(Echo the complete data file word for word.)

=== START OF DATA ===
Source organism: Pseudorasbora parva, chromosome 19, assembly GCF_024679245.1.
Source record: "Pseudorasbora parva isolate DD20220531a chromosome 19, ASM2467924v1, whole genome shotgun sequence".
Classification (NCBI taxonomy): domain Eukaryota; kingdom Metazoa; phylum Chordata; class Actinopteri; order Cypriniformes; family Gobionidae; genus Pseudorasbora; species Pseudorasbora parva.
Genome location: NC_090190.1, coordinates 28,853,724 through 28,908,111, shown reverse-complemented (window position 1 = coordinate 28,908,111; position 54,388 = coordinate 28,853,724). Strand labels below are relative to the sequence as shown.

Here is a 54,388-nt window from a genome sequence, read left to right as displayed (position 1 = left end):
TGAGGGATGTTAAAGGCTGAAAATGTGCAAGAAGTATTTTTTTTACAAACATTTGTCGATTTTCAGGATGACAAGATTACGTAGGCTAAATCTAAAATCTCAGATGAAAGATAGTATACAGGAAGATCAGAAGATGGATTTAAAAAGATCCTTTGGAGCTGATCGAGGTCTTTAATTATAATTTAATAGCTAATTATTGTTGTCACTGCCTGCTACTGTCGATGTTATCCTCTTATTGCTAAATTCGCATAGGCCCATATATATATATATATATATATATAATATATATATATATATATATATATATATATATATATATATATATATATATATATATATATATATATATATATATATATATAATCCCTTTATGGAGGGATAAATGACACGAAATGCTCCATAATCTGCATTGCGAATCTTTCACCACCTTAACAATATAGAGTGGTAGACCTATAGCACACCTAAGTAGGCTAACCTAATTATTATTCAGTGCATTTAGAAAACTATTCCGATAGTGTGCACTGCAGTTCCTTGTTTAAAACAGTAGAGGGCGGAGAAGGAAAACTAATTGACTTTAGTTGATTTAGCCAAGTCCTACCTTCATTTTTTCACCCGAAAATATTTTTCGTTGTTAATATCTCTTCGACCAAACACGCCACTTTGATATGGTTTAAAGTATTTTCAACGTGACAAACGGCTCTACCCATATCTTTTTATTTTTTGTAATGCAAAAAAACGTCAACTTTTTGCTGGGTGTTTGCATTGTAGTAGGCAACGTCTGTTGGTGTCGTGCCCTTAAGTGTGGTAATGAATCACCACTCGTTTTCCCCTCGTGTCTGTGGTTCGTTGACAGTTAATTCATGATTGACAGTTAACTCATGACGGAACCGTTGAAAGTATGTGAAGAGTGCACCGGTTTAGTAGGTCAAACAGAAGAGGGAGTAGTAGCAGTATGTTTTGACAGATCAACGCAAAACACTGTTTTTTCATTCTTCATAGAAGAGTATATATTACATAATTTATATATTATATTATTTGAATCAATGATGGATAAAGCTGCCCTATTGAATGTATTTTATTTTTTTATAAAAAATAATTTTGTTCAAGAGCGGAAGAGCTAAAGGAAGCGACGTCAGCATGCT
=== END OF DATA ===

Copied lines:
Source organism: Pseudorasbora parva, chromosome 19, assembly GCF_024679245.1.
Source record: "Pseudorasbora parva isolate DD20220531a chromosome 19, ASM2467924v1, whole genome shotgun sequence".
Classification (NCBI taxonomy): domain Eukaryota; kingdom Metazoa; phylum Chordata; class Actinopteri; order Cypriniformes; family Gobionidae; genus Pseudorasbora; species Pseudorasbora parva.
Genome location: NC_090190.1, coordinates 28,853,724 through 28,908,111, shown reverse-complemented (window position 1 = coordinate 28,908,111; position 54,388 = coordinate 28,853,724). Strand labels below are relative to the sequence as shown.

Here is a 54,388-nt window from a genome sequence, read left to right as displayed (position 1 = left end):
TGAGGGATGTTAAAGGCTGAAAATGTGCAAGAAGTATTTTTTTTACAAACATTTGTCGATTTTCAGGATGACAAGATTACGTAGGCTAAATCTAAAATCTCAGATGAAAGATAGTATACAGGAAGATCAGAAGATGGATTTAAAAAGATCCTTTGGAGCTGATCGAGGTCTTTAATTATAATTTAATAGCTAATTATTGTTGTCACTGCCTGCTACTGTCGATGTTATCCTCTTATTGCTAAATTCGCATAGGCCCATATATATATATATATATATATATAATATATATATATATATATATATATATATATATATATATATATATATATATATATATATATATATATATATATATATATATAATCCCTTTATGGAGGGATAAATGACACGAAATGCTCCATAATCTGCATTGCGAATCTTTCACCACCTTAACAATATAGAGTGGTAGACCTATAGCACACCTAAGTAGGCTAACCTAATTATTATTCAGTGCATTTAGAAAACTATTCCGATAGTGTGCACTGCAGTTCCTTGTTTAAAACAGTAGAGGGCGGAGAAGGAAAACTAATTGACTTTAGTTGATTTAGCCAAGTCCTACCTTCATTTTTTCACCCGAAAATATTTTTCGTTGTTAATATCTCTTCGACCAAACACGCCACTTTGATATGGTTTAAAGTATTTTCAACGTGACAAACGGCTCTACCCATATCTTTTTATTTTTTGTAATGCAAAAAAACGTCAACTTTTTGCTGGGTGTTTGCATTGTAGTAGGCAACGTCTGTTGGTGTCGTGCCCTTAAGTGTGGTAATGAATCACCACTCGTTTTCCCCTCGTGTCTGTGGTTCGTTGACAGTTAATTCATGATTGACAGTTAACTCATGACGGAACCGTTGAAAGTATGTGAAGAGTGCACCGGTTTAGTAGGTCAAACAGAAGAGGGAGTAGTAGCAGTATGTTTTGACAGATCAACGCAAAACACTGTTTTTTCATTCTTCATAGAAGAGTATATATTACATAATTTATATATTATATTATTTGAATCAATGATGGATAAAGCTGCCCTATTGAATGTATTTTATTTTTTTATAAAAAATAATTTTGTTCAAGAGCGGAAGAGCTAAAGGAAGCGACGTCAGCATGCT